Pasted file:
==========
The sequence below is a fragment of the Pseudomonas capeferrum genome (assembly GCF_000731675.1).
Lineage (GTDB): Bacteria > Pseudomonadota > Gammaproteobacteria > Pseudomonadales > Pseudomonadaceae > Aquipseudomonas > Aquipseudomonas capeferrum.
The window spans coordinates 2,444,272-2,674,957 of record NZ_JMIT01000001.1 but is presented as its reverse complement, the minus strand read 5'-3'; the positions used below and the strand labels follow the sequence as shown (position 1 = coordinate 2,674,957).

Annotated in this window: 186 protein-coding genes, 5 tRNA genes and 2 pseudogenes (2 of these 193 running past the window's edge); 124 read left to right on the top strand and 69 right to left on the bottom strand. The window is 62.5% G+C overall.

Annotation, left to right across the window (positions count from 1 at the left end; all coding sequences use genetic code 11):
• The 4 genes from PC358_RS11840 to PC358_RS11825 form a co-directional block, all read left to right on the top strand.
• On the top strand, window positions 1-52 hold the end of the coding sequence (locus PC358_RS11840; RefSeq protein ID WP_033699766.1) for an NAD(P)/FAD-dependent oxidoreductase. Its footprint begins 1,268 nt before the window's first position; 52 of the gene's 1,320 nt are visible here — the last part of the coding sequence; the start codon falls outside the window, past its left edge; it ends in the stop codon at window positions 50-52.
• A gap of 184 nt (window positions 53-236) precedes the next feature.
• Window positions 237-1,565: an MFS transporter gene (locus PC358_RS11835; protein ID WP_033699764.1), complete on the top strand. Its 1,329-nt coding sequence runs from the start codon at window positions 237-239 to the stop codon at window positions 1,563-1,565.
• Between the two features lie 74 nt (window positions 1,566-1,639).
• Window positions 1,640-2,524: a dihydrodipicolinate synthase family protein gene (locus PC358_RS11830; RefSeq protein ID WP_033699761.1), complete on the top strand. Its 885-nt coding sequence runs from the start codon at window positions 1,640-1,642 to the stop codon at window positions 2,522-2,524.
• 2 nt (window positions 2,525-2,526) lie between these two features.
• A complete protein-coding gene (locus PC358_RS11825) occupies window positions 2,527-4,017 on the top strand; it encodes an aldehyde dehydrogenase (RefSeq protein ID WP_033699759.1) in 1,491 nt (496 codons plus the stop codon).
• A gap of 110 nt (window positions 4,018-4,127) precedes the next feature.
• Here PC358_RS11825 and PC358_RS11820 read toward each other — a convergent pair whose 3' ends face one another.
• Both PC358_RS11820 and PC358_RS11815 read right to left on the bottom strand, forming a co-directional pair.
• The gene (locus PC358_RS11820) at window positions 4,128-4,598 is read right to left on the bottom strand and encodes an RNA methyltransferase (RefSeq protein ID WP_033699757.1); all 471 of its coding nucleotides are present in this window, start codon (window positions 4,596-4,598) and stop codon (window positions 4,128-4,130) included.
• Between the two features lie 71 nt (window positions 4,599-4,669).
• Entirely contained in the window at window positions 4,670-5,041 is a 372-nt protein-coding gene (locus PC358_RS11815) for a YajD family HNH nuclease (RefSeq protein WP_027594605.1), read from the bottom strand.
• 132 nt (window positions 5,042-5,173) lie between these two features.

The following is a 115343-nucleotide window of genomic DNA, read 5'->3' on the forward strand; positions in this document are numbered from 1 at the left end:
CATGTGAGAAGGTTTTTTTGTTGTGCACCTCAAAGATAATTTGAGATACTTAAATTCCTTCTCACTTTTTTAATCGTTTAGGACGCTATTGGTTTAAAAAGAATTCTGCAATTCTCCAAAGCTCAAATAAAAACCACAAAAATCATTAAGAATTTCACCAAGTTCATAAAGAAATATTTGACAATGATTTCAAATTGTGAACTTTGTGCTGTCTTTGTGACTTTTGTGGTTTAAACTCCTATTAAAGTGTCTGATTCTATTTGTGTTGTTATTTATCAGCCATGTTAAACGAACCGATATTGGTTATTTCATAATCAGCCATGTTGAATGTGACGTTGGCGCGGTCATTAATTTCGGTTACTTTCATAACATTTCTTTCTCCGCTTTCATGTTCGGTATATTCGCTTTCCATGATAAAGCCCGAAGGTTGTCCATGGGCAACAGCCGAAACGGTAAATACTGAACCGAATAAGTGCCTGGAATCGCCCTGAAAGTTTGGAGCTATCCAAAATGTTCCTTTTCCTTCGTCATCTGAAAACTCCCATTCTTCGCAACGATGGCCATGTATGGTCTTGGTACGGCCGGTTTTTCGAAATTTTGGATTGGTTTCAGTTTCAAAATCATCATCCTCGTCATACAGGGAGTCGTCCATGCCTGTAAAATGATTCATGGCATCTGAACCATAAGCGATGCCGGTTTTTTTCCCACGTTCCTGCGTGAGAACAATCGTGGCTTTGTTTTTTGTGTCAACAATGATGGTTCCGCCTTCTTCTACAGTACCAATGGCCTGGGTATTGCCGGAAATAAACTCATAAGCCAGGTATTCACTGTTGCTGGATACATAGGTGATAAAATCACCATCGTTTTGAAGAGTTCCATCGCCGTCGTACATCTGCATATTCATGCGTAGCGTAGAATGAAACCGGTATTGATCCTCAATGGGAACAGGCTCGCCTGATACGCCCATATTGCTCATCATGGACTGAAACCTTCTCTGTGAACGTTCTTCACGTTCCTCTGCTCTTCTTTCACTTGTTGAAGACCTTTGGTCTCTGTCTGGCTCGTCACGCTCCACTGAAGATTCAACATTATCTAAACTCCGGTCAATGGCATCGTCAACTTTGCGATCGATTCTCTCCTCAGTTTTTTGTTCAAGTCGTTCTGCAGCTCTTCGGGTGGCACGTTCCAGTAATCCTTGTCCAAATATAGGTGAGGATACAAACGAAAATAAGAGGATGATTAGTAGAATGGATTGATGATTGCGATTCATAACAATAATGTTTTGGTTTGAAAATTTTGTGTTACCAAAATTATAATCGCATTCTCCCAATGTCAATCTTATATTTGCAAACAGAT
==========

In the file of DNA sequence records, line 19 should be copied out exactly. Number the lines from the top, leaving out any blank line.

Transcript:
• Entirely contained in the window at window positions 4,670-5,041 is a 372-nt protein-coding gene (locus PC358_RS11815) for a YajD family HNH nuclease (RefSeq protein WP_027594605.1), read from the bottom strand.